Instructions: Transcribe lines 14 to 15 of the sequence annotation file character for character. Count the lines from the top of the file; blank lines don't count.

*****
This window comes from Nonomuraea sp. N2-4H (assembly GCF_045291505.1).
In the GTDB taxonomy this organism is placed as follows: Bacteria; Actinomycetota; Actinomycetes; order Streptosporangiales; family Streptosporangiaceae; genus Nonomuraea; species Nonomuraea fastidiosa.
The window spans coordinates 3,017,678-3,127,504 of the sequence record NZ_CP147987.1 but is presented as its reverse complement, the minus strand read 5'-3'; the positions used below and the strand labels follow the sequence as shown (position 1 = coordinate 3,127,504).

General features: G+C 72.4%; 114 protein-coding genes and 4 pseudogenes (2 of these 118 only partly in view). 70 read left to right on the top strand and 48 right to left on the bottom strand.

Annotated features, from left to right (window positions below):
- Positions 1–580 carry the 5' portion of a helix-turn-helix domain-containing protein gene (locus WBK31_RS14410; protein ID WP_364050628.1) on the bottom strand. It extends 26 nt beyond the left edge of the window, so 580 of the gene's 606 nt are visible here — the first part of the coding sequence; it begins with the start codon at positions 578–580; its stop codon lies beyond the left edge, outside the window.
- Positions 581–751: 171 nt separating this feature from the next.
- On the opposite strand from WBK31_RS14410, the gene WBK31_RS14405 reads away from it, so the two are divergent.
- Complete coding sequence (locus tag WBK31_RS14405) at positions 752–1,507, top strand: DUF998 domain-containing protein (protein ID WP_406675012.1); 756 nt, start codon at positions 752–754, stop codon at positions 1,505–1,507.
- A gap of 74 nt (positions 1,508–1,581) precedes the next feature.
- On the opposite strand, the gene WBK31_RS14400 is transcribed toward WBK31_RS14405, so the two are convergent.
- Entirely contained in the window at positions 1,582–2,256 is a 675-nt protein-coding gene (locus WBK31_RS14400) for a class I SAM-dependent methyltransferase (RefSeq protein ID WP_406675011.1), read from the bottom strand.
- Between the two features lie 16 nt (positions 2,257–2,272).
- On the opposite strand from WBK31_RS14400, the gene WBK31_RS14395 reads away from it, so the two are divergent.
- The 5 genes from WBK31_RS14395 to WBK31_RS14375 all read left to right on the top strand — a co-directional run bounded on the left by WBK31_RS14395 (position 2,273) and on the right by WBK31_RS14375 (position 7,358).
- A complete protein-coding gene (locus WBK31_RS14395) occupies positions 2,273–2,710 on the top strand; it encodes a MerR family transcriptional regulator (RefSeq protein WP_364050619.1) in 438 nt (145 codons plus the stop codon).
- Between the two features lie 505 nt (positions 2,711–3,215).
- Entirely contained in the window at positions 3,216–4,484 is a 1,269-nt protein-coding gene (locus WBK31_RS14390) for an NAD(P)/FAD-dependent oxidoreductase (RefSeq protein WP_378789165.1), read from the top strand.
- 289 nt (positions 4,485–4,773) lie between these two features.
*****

- On the opposite strand from WBK31_RS14400, the gene WBK31_RS14395 reads away from it, so the two are divergent.
- The 5 genes from WBK31_RS14395 to WBK31_RS14375 all read left to right on the top strand — a co-directional run bounded on the left by WBK31_RS14395 (position 2,273) and on the right by WBK31_RS14375 (position 7,358).